Editorial: Paths should merge with policy
Vail CO, Colorado
Dodging traffic while pushing a stroller or riding a bike on a neighborhood street doesn’t exactly conjure up images of a safe community that promotes recreation.
But it’s become a common part of life in Eagle-Vail, where anyone walking or riding along Eagle Road must trample on front lawns and narrow, rocky shoulders to avoid vehicles.
This scenario worries parents, in particular. Battle Mountain High School is on Eagle Road, which puts novice drivers, kids walking and riding to school, and parents pushing little ones all on the same street. You can imagine the possibilities.
Thankfully, the neighborhood’s homeowner’s association, Eagle County and the school district are pooling funds to to build a path along this busy stretch of road. Construction has already begun and not a moment too soon.
So one treacherous walkway is getting fixed, but plenty of others remain around the county.
Vail Valley Drive gets its share of hikers, bikers, strollers and walkers who compete for space with cars and buses. Vail is supposed to be a mecca for the active, but in this part of town its more like an accident waiting to happen.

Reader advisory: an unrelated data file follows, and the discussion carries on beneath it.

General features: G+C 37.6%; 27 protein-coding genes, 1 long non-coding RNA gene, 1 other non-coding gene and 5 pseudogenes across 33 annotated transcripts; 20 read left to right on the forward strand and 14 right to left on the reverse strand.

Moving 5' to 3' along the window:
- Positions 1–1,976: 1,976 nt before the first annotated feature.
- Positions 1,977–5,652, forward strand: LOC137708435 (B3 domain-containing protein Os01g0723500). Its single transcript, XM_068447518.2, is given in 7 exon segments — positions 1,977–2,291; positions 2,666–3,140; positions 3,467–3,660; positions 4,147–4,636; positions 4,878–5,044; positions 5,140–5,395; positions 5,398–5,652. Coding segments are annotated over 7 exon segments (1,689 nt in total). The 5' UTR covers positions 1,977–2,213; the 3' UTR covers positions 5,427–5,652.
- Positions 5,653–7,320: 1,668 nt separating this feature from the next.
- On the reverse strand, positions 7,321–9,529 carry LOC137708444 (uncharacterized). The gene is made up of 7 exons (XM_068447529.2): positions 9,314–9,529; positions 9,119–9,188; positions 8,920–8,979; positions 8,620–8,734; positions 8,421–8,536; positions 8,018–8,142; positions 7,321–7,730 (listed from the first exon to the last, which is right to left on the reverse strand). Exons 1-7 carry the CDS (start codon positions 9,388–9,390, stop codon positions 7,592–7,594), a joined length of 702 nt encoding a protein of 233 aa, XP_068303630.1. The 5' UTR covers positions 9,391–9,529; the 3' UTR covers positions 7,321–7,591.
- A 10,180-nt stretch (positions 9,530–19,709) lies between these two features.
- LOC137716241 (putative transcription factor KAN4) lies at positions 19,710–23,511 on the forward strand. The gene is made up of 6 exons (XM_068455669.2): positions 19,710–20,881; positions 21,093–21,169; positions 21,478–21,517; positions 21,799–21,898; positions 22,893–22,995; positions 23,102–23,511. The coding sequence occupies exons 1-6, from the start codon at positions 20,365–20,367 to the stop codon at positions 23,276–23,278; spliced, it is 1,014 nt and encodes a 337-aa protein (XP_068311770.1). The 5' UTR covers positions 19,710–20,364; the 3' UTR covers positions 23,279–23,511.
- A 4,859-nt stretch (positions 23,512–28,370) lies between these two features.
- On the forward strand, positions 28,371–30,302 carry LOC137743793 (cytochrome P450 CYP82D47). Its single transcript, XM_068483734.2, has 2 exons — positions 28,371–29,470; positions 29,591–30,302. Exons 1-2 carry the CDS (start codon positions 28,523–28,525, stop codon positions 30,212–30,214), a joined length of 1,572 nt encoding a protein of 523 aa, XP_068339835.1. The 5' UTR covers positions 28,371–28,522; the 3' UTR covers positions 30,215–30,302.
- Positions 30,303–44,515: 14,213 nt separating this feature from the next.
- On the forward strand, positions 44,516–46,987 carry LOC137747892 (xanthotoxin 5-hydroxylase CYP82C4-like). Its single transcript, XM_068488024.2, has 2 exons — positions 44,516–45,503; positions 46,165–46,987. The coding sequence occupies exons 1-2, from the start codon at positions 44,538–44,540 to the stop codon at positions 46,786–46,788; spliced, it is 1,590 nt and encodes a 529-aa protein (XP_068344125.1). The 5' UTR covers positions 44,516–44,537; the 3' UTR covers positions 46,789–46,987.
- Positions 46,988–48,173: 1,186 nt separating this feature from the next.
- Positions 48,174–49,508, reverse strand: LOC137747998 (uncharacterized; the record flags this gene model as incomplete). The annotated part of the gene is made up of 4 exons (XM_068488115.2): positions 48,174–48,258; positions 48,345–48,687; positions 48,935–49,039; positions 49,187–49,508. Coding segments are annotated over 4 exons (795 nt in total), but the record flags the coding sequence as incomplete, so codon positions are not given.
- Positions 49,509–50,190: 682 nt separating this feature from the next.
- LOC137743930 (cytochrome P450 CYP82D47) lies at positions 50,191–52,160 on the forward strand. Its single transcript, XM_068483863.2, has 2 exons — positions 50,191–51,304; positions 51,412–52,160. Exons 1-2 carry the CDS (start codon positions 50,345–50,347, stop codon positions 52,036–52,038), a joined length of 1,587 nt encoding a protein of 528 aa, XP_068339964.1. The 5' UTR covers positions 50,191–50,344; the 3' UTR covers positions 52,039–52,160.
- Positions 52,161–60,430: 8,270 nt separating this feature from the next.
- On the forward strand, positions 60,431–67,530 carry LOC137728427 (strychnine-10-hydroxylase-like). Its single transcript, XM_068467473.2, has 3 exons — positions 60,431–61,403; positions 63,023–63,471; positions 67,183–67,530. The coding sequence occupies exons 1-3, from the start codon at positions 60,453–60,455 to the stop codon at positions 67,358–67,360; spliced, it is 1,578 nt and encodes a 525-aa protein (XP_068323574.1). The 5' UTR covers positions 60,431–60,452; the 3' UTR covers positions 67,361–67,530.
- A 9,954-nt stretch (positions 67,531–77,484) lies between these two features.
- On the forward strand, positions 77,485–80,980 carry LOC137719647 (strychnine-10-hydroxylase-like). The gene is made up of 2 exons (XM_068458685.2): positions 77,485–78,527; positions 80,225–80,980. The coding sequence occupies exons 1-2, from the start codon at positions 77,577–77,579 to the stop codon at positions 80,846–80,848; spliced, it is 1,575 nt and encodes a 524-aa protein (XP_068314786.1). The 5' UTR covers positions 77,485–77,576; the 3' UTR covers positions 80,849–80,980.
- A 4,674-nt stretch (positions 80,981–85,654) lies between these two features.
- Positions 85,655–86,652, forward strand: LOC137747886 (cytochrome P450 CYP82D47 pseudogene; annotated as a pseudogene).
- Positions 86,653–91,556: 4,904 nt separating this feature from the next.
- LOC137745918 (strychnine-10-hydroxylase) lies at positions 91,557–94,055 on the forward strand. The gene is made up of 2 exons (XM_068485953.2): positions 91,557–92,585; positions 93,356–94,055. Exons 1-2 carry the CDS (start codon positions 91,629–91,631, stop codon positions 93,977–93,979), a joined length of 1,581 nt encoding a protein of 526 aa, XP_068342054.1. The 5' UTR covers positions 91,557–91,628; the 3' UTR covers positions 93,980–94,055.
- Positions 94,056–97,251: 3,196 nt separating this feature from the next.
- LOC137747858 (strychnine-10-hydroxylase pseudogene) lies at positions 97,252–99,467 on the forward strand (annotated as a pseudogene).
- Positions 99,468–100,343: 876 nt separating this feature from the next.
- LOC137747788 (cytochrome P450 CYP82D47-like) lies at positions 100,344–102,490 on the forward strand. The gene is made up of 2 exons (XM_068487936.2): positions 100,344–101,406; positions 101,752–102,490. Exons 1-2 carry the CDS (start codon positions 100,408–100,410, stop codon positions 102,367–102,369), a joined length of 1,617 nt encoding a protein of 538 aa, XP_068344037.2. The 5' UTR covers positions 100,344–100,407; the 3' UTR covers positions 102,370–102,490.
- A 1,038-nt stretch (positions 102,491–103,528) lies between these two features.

The Homestead neighborhood is home to a large chunk of Edwards residents, many with kids, yet most of the roads winding through the development have no walking or biking paths. We haven’t heard of a serious accident occurring there ” yet.
In Avon, the road connecting Chapel Square to Wal-Mart sees plenty of walkers and riders, but absolutely no pathway that isolates them from the hordes of drivers who travel the same road.
Eagle County officials are planning to survey residents to learn how Eagle County’s quality of life can be preserved and improved.
Giving pedestrians a safer, and frankly, more environmentally friendly way to travel, would certainly help.
” Tamara Miller for the Editorial Board